The future of internet domain regulator Icann hangs in the balance as a US government consultation closes this week.
Icann, a not-for-profit organisation bringing together private sector stakeholders, is responsible for co-ordinating the internet's root server system, generic and country code top-level domain (TLD) name system management and IP (internet protocol) address space allocation.
It was set up in 1998 by the US Department of Commerce, with a Memorandum of Understanding setting out how management of the internet domain name system (DNS) would be transferred from the government to the private sector.
An amendment signed in 2003 set out 24 tasks to be completed to allow Icann to become completely independent and have full control over the US root server infrastructure.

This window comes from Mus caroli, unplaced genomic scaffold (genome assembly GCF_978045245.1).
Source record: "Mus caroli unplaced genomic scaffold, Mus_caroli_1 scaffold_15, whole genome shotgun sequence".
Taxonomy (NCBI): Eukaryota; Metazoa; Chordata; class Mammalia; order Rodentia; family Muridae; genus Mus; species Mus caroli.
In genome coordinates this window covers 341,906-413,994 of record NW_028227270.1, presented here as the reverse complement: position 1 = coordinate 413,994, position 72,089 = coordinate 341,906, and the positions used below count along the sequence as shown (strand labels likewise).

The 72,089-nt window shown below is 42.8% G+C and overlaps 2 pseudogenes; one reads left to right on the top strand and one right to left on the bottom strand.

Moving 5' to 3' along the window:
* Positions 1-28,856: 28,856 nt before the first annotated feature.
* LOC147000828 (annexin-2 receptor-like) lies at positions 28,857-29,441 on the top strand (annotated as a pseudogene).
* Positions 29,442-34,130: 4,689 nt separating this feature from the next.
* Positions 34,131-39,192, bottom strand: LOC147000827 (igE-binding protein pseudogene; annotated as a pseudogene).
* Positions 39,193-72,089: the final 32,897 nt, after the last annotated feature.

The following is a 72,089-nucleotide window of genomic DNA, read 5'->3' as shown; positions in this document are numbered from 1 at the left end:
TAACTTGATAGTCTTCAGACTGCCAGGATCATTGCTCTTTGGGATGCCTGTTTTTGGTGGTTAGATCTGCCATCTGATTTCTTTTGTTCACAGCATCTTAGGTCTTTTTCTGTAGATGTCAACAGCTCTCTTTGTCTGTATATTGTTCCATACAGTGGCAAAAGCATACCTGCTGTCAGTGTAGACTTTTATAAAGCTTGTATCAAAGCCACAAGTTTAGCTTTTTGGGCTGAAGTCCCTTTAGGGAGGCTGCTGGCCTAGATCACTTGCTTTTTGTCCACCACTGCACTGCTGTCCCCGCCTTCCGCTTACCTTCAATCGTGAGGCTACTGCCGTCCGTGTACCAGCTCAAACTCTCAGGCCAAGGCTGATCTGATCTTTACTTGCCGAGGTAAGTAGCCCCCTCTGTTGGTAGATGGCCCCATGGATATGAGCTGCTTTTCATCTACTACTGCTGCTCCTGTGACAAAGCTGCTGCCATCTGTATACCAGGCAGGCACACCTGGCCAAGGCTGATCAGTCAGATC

But the memorandum is set to expire on September 30 and a consultation on future arrangements, launched earlier this year by the US National Telecommunications and Information Administration, will close on July 7.
Icann has recently been patching up longstanding rows with the registries controlling domain names for individual countries. It exchanged letters this week with Nominet, which is responsible for .uk internet domains.
Nominet chief executive Lesley Cowley said the registry was encouraged by Icann’s steps “to improve its models of engagement with the internet community”.